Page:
On Show
Frances Hennigan

My work expresses the ebb and flow of divinity in living organisms. Bulbus, fleshy life forms in fresh and succulent colours multiply and surge in my work, spilling over each other and stuffing every available space, they ripen and burst, oooozing the seepage of new life which blisters up to recreate the sequence. Living is represented as the visceral, slimy secretions evident in humans, animal, bacterial and plant life. These secretions glisten and disgust in an horrific duality of beauty. I use these beautifully ugly to show the sacredness of life. What is held sacred in contemporary society? I had a fascination with things I found on the farm as a child and I remember bursting open snowberries which would leak a foam and finding insects inside the snowberries, not knowing what part was alive or was I killing them it was so gratifying bursting them, that I couldn’t help it. This fascination with living messiness both repulses and allures. This way of representing the divine comes.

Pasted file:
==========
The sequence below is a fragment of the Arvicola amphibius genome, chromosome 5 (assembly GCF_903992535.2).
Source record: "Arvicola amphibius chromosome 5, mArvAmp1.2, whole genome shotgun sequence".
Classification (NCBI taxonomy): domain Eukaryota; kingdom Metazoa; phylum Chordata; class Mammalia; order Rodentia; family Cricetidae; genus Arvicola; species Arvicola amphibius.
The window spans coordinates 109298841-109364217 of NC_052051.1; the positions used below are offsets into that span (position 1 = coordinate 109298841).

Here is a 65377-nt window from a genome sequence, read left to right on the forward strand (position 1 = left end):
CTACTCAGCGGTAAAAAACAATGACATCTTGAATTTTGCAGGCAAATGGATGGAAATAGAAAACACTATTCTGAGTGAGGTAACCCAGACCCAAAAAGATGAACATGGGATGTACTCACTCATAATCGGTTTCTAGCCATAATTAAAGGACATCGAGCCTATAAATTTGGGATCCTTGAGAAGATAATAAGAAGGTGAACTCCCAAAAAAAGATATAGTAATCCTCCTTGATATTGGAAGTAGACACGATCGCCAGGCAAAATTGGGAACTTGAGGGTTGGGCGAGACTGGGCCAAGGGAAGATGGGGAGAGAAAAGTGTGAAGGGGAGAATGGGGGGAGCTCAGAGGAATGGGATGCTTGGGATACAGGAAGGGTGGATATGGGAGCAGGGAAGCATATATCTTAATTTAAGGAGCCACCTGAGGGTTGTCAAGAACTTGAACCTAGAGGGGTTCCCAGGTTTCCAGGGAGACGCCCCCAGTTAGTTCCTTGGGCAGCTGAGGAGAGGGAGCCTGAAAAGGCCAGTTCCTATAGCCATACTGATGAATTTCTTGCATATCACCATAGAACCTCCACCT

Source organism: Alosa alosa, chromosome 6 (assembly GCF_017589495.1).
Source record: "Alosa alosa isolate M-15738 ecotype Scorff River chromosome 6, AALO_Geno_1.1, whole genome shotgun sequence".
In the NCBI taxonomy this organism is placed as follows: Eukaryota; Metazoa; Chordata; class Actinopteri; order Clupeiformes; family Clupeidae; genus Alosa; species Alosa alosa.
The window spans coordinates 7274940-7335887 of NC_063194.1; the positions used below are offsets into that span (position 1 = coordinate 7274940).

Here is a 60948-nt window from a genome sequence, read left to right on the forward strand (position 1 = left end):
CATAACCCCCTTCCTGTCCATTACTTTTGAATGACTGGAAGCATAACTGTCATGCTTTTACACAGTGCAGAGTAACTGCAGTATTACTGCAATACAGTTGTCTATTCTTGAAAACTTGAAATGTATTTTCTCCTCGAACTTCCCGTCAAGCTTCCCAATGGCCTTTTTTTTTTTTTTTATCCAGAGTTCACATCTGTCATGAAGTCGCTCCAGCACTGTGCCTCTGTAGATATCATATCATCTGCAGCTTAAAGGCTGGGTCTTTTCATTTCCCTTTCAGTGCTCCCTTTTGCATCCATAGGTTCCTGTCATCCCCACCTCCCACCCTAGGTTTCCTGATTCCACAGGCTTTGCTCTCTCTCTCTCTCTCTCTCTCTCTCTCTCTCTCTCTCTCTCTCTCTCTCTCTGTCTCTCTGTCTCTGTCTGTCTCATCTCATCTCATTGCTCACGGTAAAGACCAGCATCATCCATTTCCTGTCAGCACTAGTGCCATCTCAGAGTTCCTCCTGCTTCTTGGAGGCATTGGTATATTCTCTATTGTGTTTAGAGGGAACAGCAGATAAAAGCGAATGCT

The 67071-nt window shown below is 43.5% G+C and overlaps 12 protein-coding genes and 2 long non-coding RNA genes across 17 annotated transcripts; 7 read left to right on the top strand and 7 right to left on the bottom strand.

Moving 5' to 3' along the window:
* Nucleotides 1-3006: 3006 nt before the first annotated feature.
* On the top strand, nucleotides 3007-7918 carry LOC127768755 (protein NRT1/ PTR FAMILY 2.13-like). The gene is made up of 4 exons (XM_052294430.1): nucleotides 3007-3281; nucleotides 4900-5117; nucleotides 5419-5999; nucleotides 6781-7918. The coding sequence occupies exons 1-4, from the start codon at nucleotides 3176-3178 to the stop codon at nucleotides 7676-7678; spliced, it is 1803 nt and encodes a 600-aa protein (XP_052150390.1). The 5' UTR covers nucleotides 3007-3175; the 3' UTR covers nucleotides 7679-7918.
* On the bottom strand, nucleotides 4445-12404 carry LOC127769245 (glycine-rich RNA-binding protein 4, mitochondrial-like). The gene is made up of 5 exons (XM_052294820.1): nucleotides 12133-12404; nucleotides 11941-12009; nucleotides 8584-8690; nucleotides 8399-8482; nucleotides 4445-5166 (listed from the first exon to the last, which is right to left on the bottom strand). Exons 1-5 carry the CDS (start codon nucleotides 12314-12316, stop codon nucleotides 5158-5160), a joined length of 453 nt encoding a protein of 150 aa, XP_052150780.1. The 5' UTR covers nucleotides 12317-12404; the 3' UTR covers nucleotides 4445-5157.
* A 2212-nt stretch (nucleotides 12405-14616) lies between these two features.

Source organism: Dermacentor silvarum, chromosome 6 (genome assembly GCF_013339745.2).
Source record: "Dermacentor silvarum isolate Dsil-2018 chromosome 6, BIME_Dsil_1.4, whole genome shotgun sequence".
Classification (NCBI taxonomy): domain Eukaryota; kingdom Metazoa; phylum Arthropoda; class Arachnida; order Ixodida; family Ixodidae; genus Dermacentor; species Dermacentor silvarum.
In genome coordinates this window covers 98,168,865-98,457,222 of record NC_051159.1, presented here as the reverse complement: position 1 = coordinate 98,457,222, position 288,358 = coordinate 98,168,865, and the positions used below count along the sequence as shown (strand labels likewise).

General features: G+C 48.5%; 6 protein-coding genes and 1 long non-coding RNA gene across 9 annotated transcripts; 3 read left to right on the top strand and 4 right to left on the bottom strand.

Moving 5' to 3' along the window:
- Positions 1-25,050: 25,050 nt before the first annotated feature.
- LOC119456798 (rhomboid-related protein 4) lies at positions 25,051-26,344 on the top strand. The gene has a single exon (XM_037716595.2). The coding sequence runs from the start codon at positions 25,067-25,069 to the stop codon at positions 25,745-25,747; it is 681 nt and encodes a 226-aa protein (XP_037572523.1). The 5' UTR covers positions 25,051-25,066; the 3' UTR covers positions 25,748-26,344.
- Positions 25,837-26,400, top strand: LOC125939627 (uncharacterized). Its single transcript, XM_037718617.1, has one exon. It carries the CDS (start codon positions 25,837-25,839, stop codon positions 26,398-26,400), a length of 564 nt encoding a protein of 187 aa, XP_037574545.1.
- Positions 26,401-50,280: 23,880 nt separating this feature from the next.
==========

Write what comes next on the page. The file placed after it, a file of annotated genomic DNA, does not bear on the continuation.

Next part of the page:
from exploration into aniconism, used in many religions and is the representation of divinity through the portrayal of beauty. Inherent beauty along with bodily disgust is particular to being alive and I explore these qualities in an aniconistic manner. I think when items are enriched with detail and time, is a beauty infused with life that can take your breath away. Corporal masses and secretions come along with being alive, for any life form, they can be quite gross so therefore must be something sacred interwoven throughout these life’s if something so disgusting can be beautiful to look at.